By On the occasion of our 20th anniversary
By Gustavo Arellano
By R. Scott Moxley
By Alfonso Delgado
By Courtney Hamilton
By Joel Beers
By Peter Maguire
By Charles Lam
Reporters," Richard Nixon asserted in his 1990 memoir, In the Arena, "are not the only con artists." The late ex-president was certainly an authority on cons. Throughout his political career, the Yorba Linda native surrounded himself with every sort of scoundrel known to man: Spiro T. Agnew, H.R. Haldeman, John Ehrlichman, G. Gordon Liddy, Chuck Colson and Bebe Rebozo, just to name a few. Nowadays, there are only local lawyers/commentators Hugh Hewitt, Ken Khachigian, and PR flack John H. Taylor, Nixon's personally selected posthumous hatchet man.
The last we heard from Taylor was 10 months ago, when the Richard Nixon Library & Birthplace director tried to explain away revelations that our 37th president enjoyed-among other illicit indiscretions-graphic profanity in the Oval Office. In the then-newly released transcripts of secretly taped conversations, for example, Nixon talked about "fucking up" U.S. Senator Howard Baker, a Republican who wasn't buying White House lies about the Watergate scandal. With all the sincerity he could muster, Taylor hit the media circuit, suggesting that Nixon did not cuss and had actually-being the caring president he was-wanted aides "bucking up" Baker with encouragement. He offered no sly linguistic alternatives for Nixon's other bitter comments about the Tennessee senator: "simpering asshole"; "son of a bitch"; and "He's finished-absolutely, totally finished. . . . Cut him off. . . . Give him the deep freeze."
Defending any disgraced president's legacy-particularly one filled with decades of treachery, deceit, anti-Semitism and racism-can't be easy, but Taylor tackles the job with relish. White House burglary operations? Illegal wiretaps on private citizens? FBI and IRS harassment of domestic political enemies? Selling of ambassadorships? Shaking down lobbyists? Blackmail? Witness tampering? Hush money to felons? Smear campaigns? Bribes totaling $549,000 from Greek businessman Thomas Pappas? No problem. According to Taylor, such facts are either gross fabrications of a liberal conspiracy or justified because of the hostile "political climate" Nixon faced. Such a mindset isn't surprising. After all, who is Taylor to contradict Dick Nixon, who went to his grave in 1994 without amending his infamous statement (made, by the way, in Laguna Beach) to British interviewer David Frost: "When the President does it, that means that it is not illegal."
In his rush to exploit the messy Clinton-Lewinsky scandal and find a president morally worse than Nixon, Taylor may have lost touch with reality. None of his previous tortured spin approaches the all-out absurdity of his Jan. 20 guest editorial in The Wall Street Journal and a recent appearance on KOCE's news show Real Orange. In a piece titled, "The President With the Grace to Resign," Taylor wrote that "President Nixon's resignation was a gift to a country he loved." Sounds like the opening of a Tom Clancy novel, but it doesn't square with the facts. According to any sane person alive at the time or a detailed explanation by historian Stephen E. Ambrose in Nixon: Ruin and Recovery 1973-1990, the president resigned to save his own sorry ass. With the House considering impeachment on July 29, 1974, Ambrose reported that "Nixon could not sleep. At 3:50 a.m., he took out his bedside note pad, wrote down the time, and began to list the pros and cons of resignation. . . . This was the order: 'What would be best for me?' After that came what would be best for his family, then for his friends and supporters, and finally what would be best for the country" [my emphasis].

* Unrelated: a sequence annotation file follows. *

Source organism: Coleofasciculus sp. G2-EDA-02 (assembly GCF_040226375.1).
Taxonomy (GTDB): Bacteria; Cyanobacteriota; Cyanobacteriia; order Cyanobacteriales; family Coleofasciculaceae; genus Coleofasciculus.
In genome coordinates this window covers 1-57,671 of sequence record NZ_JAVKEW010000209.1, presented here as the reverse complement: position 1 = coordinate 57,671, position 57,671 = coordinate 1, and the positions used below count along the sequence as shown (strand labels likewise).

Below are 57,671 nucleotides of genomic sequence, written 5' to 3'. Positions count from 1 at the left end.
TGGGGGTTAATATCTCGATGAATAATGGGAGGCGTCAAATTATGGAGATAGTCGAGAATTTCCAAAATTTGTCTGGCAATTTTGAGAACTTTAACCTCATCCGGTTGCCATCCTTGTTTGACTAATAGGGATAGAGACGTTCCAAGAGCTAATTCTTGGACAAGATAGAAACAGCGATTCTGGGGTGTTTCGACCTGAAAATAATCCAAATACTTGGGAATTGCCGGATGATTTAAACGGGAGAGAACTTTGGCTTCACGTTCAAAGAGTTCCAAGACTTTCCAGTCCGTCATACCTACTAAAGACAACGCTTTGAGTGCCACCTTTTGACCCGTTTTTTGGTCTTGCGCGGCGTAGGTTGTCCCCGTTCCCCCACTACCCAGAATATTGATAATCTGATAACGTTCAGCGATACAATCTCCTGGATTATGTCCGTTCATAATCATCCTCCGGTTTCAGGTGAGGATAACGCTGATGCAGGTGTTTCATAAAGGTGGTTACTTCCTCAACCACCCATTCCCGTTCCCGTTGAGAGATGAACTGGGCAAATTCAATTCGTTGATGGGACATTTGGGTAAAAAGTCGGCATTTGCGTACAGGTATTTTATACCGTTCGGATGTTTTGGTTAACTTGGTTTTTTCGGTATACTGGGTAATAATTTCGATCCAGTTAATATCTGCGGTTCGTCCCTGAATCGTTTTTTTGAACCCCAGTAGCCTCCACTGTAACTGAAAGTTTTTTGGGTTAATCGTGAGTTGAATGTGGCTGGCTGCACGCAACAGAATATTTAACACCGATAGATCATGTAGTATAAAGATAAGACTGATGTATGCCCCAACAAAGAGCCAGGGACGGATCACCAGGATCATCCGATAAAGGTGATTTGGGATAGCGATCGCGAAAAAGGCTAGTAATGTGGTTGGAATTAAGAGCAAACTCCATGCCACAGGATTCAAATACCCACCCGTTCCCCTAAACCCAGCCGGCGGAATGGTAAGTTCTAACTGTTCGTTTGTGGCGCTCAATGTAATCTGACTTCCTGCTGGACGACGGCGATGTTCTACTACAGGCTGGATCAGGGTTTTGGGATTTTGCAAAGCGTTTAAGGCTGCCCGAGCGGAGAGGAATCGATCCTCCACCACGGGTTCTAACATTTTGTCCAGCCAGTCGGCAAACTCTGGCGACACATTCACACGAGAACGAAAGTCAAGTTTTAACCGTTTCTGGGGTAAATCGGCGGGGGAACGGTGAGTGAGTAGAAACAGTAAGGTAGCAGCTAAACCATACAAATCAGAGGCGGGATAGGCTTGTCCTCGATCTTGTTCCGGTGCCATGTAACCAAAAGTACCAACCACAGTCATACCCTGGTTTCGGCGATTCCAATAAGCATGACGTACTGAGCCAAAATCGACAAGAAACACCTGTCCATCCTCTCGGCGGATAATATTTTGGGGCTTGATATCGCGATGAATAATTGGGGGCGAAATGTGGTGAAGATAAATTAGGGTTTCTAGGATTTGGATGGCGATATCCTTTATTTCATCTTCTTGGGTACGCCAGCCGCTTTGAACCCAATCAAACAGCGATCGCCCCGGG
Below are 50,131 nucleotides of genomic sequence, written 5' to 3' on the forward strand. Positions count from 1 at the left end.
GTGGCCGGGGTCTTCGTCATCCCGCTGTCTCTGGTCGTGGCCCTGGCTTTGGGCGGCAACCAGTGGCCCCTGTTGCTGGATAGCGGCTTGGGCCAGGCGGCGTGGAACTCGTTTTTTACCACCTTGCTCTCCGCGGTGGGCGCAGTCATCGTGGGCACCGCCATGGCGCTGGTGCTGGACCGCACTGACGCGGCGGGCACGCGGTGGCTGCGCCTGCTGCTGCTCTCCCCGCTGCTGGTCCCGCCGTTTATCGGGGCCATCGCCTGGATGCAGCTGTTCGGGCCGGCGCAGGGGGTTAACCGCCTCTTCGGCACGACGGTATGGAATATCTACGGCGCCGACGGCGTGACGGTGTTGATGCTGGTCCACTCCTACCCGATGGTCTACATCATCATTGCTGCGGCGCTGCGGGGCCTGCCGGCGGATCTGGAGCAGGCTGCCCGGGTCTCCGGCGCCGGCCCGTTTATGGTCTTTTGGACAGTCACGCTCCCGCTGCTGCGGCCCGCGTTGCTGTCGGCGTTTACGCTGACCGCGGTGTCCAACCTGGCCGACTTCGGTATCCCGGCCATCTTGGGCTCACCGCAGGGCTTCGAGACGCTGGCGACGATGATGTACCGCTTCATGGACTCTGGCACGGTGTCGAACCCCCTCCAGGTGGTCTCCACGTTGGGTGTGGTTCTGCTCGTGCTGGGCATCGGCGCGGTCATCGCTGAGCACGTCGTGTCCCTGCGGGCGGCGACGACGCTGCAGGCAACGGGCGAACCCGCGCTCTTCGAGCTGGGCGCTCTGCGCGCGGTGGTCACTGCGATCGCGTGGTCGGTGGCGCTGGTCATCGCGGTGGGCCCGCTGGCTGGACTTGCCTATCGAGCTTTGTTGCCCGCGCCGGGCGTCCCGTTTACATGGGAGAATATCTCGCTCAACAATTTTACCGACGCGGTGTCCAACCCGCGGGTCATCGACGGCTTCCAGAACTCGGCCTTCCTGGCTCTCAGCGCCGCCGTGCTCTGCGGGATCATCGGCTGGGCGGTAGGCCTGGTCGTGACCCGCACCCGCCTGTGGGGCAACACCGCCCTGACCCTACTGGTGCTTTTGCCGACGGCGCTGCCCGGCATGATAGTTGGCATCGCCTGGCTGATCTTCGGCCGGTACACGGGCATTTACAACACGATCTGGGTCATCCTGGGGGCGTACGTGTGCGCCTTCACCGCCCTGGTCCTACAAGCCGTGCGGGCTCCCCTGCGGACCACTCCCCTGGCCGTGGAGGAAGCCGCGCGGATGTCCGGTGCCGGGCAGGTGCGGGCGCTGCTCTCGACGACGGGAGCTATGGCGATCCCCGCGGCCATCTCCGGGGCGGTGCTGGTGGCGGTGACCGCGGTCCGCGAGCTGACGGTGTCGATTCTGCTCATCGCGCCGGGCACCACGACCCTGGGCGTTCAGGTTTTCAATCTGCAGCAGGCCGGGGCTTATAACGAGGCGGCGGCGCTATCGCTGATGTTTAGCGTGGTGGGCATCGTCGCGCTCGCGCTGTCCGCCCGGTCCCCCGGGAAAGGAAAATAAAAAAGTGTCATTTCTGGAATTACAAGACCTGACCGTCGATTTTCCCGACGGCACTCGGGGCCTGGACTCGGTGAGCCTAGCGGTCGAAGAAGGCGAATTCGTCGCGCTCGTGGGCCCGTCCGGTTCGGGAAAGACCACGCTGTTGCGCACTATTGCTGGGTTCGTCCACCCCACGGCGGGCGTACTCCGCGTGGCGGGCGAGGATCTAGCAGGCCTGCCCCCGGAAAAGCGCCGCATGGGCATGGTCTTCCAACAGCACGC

Taylor's historical (hysterical?) revisionism got worse. He told KOCE watchers that Watergate was not Nixon's fault at all but was "inevitable" given the times. And here we thought it was liberals who blamed society for a criminal's behavior. Taylor would have us believe that anti-Vietnam War activists and "Left-leaning baby boomers" are responsible for Nixon's illegal and immoral acts in Watergate. He told Journal readers that Nixon was a man of honor, especially when it came to Vietnam. Haldeman's published diaries -not a pretty sight for any Nixonite and completely ignored by Taylor-irrefutably show how cheap political considerations dominated Nixon's war strategy. Consider the chief of staff's Dec. 15, 1970, entry: "[The White House and then-Secretary of State Henry Kissinger think] that any pullout next year would be a serious mistake because the adverse reaction to it could set well before the '72 elections. . . . Instead, [we favored] a continued winding down and then a pullout right at the fall of '72 so that if any bad results followed, they will be too late to affect the election." More than 6,000 Americans subsequently died in Vietnam for that advantage. Lost in delusion, Taylor, however, claims that a Senate trial on Watergate "could have served as a national forum on the war that John Kennedy and Lyndon Johnson had begun."
Countless Nixon biographies recount stories about how the president angrily demanded that his PR flacks never waver in their defense of his administration. Nixon would be quite happy with Taylor, who concluded his Journalargument this way: "Like the Suffering Servant in the Book of Isaiah, Richard Nixon bears the inequities of all of us." Bears the inequities of all of us? Don't be surprised to see Taylor painting a crown of thorns on Tricky Dick's portrait.